Bottom line: consumers are consuming media in many more ways than they were 10-15 years ago — thanks to the Internet.  And within digital media there are dozens of choices for advertisers to make when they decide on how to push out their message.  Below are just a few…12 to be exact:

web banners
email
paid search
behavioral targeting
widgets
social media
SEO (organic)
video
mobile media
iPhone apps
iPad apps
Internet radio

This list is not all encompassing either.  There are more areas within digital.  The point ultimately is not to get overwhelmed by the plethora of choices but to embrace them…and to find the sweet spot that is Marketing 3.0.  The diagram up top is a rough illustration of this.  Somewhere between Traditional Media, Internet and Mobile/Guerilla, is the right mix for any marketing campaign.  It is a more complicated world now; so the degree to which marketers become skilled “media mixologists” is more important than ever.

Embrace the choices,  embrace the mosaic of ways to get the message out.  You will be surprised and delighted when your mix hits just the right note.

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Wall Street Responds…And I Rebut

A good friend who works on the Street responded to my last post:
Just came across this email again.. My position doesn’t change. Wall Street was certainly a part of the equation but Barney Frank and his merry band of pranksters coupled with a willing and extraordinary irresponsible material driven populace are also complicit in the meltdown. Its easy to blame the “Banker” but let us not forget the power hungry “Politician” and the short sighted and often time fraudulent “Borrower” for they are equally at fault. Where’s the outrage about the massive pensions and gold plated health care that so many municipal workers have landed over the past 20yrs? Where’s the outrage about the tax payer funded loans the auto industry took and has yet to pay back. The same auto industry that for 20yrs was warned about fiscal discipline to no avail and negotiated with unions “job banks” to protect their workers while loosing money all the while? Where’s the rational discussion about the Feds role in strong arming the banks into funding low income (some might call sub-prime?) loans in order to increase home ownership to the highest levels in this country’s history. Where is the outrage beyond the “Banker”??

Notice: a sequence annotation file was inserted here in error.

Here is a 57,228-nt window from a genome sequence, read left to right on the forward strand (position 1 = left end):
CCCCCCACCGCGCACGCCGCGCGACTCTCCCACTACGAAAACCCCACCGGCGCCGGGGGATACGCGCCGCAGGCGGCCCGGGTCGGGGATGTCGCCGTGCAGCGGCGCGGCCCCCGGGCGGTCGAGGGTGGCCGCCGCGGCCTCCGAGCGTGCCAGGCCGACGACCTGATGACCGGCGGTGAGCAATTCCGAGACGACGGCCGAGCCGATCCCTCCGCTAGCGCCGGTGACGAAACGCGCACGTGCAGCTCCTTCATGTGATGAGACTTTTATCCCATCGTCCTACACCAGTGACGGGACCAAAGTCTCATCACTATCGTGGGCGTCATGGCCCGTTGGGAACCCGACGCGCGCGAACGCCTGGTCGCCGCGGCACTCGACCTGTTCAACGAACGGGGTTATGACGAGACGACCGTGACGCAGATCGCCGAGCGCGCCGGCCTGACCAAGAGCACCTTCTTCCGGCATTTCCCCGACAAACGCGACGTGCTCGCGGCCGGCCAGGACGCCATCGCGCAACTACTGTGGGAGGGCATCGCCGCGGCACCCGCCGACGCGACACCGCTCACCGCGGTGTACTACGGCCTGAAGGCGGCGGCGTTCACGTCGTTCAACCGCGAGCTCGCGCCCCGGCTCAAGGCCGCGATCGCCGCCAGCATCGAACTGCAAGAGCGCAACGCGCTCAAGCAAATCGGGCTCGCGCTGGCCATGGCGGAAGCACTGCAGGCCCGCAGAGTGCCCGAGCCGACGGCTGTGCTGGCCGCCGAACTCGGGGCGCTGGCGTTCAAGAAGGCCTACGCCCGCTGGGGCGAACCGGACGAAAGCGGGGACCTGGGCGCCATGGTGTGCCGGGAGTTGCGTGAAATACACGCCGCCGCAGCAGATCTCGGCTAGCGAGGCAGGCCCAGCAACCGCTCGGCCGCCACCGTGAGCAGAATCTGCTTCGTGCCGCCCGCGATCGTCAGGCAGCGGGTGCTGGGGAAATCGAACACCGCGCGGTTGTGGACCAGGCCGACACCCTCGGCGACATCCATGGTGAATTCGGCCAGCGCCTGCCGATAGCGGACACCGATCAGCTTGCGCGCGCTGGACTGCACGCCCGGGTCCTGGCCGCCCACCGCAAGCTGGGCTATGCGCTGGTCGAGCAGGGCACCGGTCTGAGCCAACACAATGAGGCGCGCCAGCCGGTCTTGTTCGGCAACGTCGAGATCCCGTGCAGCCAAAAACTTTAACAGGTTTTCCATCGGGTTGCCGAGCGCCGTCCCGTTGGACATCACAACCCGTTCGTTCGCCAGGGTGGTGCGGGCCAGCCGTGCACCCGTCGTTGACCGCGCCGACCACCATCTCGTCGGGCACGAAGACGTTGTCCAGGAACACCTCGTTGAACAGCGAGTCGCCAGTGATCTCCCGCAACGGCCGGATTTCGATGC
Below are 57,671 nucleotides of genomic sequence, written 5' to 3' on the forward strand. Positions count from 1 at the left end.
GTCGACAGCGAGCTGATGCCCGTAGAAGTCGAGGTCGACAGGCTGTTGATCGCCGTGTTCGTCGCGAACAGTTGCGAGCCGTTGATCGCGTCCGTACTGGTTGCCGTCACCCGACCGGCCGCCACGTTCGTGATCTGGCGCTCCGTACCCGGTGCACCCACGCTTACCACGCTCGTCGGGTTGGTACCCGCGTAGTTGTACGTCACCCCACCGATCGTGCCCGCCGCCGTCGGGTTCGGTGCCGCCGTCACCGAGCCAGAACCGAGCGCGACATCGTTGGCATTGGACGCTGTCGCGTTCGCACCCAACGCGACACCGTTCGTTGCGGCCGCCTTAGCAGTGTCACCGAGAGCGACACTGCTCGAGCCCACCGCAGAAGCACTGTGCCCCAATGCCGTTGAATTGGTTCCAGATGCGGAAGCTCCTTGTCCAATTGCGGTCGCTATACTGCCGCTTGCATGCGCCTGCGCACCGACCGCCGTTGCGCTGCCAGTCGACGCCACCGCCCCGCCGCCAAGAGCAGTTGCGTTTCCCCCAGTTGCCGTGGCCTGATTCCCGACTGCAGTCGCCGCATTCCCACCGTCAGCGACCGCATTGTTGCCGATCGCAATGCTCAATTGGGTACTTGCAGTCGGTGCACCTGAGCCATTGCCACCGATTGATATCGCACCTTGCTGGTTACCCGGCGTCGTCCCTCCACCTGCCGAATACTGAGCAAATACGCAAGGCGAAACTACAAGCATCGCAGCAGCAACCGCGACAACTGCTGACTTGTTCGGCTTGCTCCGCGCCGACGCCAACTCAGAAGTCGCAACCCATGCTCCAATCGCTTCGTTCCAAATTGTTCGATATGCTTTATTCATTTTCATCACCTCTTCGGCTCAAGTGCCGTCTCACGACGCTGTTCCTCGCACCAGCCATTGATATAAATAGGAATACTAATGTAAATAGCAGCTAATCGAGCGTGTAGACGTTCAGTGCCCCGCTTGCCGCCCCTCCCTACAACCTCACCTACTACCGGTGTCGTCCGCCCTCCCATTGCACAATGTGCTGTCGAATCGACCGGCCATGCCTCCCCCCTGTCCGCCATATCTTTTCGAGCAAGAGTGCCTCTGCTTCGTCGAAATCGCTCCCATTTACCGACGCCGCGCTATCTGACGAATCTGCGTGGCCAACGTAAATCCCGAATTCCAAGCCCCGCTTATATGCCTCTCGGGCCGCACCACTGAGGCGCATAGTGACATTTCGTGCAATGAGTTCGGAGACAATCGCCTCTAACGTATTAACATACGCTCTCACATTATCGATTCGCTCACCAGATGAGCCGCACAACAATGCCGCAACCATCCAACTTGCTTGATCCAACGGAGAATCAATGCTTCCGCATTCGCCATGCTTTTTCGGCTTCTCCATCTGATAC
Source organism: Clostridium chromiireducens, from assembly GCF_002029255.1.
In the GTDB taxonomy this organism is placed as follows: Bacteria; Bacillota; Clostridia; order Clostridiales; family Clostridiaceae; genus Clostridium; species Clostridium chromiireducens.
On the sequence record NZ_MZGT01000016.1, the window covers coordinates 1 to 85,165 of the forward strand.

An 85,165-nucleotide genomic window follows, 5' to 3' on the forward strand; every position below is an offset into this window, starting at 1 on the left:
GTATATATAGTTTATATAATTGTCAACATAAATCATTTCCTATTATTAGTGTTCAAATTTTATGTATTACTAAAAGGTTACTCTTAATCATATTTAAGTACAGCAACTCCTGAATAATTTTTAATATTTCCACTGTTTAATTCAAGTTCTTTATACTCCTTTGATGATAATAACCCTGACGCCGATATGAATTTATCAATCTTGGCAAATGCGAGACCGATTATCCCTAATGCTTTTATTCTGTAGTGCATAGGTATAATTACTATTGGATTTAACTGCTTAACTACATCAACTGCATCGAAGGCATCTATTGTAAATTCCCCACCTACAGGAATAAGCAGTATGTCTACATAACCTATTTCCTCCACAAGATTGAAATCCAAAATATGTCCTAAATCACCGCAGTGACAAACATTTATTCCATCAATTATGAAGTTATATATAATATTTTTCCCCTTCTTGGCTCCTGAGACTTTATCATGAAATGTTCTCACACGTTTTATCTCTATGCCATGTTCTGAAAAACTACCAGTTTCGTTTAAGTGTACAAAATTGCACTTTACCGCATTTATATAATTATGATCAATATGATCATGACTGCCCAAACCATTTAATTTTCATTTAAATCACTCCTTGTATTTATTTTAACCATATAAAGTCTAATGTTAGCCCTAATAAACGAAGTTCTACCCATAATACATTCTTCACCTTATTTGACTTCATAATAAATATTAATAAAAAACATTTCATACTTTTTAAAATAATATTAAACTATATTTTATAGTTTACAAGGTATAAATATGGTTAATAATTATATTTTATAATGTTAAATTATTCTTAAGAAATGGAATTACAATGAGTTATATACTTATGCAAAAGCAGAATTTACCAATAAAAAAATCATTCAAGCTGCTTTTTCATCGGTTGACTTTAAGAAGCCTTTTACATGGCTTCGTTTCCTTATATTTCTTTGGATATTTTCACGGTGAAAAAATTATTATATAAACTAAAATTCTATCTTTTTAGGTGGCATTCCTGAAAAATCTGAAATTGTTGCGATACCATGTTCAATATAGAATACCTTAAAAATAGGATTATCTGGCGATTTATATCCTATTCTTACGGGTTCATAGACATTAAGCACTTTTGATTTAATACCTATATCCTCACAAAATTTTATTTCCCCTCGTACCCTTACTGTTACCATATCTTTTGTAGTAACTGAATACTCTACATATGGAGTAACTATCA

My counterpoint:
By the way, I am not vilifying successful Americans. I am an entrepreneur after all. I actually believe there ARE good bankers out there. And I am certainly not saying we should nationalize the banks or dismantle the free market system. Those aren’t good ideas. And neither is raising taxes. But a famous management guru once wrote: “People do what they are paid to do.” (i.e. “All economic activity boils down to incentives.”) WS folks got rewarded when they did things that weren’t always good for their firms in the long run, weren’t always good for Borrowers & Clients, and strayed over the line in terms of risk. Today they are still rewarded when they take risks with other people’s money (client’s, Main Street’s, government’s). As William Cohan wrote in the NY Times: “…the fact remains that the Dodd-Frank Act does nothing to change the terribly warped incentive system that continues to reward Wall Street bankers and traders for the revenues they produce by taking risks with other people’s money. It does nothing to hold bankers and traders responsible for their actions where it really matters — in their pocketbooks.”

My point is that bankers and traders should be held responsible for what they do. Just as Borrowers should be…and Auto makers…and Unions. We all should be. And of course at the end of the day we absolutely need the financial system, but can’t we ask for the same accountability from it that we expect from other sectors? I was interested in Bernanke’s comment in Congress this week. He said Americans were justifiably angry that bankers “who drove their companies into a ditch walked off with lots of money.” A simplification of the events, but perhaps a simple truth nonetheless.

As for credit being available…I don’t see it. Banks are not freely lending — at least not yet. Neither to small businesses nor consumers.